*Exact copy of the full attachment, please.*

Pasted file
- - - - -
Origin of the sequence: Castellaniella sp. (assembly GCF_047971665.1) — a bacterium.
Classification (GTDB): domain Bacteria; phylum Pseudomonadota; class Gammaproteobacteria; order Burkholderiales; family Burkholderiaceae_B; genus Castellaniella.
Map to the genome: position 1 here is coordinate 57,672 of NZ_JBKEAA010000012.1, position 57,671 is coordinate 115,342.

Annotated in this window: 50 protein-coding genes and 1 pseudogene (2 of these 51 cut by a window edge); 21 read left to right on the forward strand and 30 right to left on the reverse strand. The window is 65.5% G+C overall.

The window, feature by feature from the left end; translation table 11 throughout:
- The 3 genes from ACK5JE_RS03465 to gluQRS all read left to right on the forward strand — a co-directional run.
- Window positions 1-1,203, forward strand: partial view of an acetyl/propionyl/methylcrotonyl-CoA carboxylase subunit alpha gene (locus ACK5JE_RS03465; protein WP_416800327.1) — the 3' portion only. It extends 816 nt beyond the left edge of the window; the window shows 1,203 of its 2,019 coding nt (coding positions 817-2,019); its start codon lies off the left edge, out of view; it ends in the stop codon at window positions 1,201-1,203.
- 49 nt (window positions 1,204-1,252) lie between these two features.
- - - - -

Origin of the sequence: Castellaniella sp. (assembly GCF_047971665.1) — a bacterium.
Classification (GTDB): domain Bacteria; phylum Pseudomonadota; class Gammaproteobacteria; order Burkholderiales; family Burkholderiaceae_B; genus Castellaniella.
Map to the genome: position 1 here is coordinate 57,672 of NZ_JBKEAA010000012.1, position 57,671 is coordinate 115,342.

Annotated in this window: 50 protein-coding genes and 1 pseudogene (2 of these 51 cut by a window edge); 21 read left to right on the forward strand and 30 right to left on the reverse strand. The window is 65.5% G+C overall.

The window, feature by feature from the left end; translation table 11 throughout:
- The 3 genes from ACK5JE_RS03465 to gluQRS all read left to right on the forward strand — a co-directional run.
- Window positions 1-1,203, forward strand: partial view of an acetyl/propionyl/methylcrotonyl-CoA carboxylase subunit alpha gene (locus ACK5JE_RS03465; protein WP_416800327.1) — the 3' portion only. It extends 816 nt beyond the left edge of the window; the window shows 1,203 of its 2,019 coding nt (coding positions 817-2,019); its start codon lies off the left edge, out of view; it ends in the stop codon at window positions 1,201-1,203.
- 49 nt (window positions 1,204-1,252) lie between these two features.